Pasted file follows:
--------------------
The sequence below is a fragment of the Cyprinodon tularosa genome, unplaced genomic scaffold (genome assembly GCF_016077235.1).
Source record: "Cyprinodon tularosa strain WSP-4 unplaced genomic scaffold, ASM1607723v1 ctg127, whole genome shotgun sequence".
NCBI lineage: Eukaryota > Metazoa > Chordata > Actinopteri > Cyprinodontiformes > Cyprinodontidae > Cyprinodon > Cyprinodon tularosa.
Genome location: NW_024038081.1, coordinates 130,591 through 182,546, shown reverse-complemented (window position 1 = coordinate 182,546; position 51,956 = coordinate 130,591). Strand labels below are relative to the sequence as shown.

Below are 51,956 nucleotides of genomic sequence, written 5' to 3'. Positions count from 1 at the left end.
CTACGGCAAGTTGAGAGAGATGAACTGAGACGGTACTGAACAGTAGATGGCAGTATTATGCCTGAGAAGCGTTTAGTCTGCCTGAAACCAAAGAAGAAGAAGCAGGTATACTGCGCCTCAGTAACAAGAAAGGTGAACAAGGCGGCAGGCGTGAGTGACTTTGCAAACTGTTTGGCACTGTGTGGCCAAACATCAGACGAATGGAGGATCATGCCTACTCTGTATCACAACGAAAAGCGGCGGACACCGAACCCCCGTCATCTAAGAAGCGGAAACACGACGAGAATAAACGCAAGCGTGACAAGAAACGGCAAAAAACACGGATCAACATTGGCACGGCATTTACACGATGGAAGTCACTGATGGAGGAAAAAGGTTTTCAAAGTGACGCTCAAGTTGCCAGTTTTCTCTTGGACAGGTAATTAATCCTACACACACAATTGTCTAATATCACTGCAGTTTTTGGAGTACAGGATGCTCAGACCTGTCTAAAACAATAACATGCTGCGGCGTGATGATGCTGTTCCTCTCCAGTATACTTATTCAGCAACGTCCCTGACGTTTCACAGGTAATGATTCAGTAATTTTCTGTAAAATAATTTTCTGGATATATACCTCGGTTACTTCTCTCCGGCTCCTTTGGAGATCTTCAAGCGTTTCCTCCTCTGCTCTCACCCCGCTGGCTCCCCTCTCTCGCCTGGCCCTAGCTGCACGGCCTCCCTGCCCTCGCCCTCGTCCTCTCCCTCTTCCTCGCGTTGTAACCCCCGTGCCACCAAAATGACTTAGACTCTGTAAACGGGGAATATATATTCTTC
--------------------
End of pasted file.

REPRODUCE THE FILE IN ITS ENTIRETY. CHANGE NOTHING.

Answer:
The sequence below is a fragment of the Cyprinodon tularosa genome, unplaced genomic scaffold (genome assembly GCF_016077235.1).
Source record: "Cyprinodon tularosa strain WSP-4 unplaced genomic scaffold, ASM1607723v1 ctg127, whole genome shotgun sequence".
NCBI lineage: Eukaryota > Metazoa > Chordata > Actinopteri > Cyprinodontiformes > Cyprinodontidae > Cyprinodon > Cyprinodon tularosa.
Genome location: NW_024038081.1, coordinates 130,591 through 182,546, shown reverse-complemented (window position 1 = coordinate 182,546; position 51,956 = coordinate 130,591). Strand labels below are relative to the sequence as shown.

Below are 51,956 nucleotides of genomic sequence, written 5' to 3'. Positions count from 1 at the left end.
CTACGGCAAGTTGAGAGAGATGAACTGAGACGGTACTGAACAGTAGATGGCAGTATTATGCCTGAGAAGCGTTTAGTCTGCCTGAAACCAAAGAAGAAGAAGCAGGTATACTGCGCCTCAGTAACAAGAAAGGTGAACAAGGCGGCAGGCGTGAGTGACTTTGCAAACTGTTTGGCACTGTGTGGCCAAACATCAGACGAATGGAGGATCATGCCTACTCTGTATCACAACGAAAAGCGGCGGACACCGAACCCCCGTCATCTAAGAAGCGGAAACACGACGAGAATAAACGCAAGCGTGACAAGAAACGGCAAAAAACACGGATCAACATTGGCACGGCATTTACACGATGGAAGTCACTGATGGAGGAAAAAGGTTTTCAAAGTGACGCTCAAGTTGCCAGTTTTCTCTTGGACAGGTAATTAATCCTACACACACAATTGTCTAATATCACTGCAGTTTTTGGAGTACAGGATGCTCAGACCTGTCTAAAACAATAACATGCTGCGGCGTGATGATGCTGTTCCTCTCCAGTATACTTATTCAGCAACGTCCCTGACGTTTCACAGGTAATGATTCAGTAATTTTCTGTAAAATAATTTTCTGGATATATACCTCGGTTACTTCTCTCCGGCTCCTTTGGAGATCTTCAAGCGTTTCCTCCTCTGCTCTCACCCCGCTGGCTCCCCTCTCTCGCCTGGCCCTAGCTGCACGGCCTCCCTGCCCTCGCCCTCGTCCTCTCCCTCTTCCTCGCGTTGTAACCCCCGTGCCACCAAAATGACTTAGACTCTGTAAACGGGGAATATATATTCTTC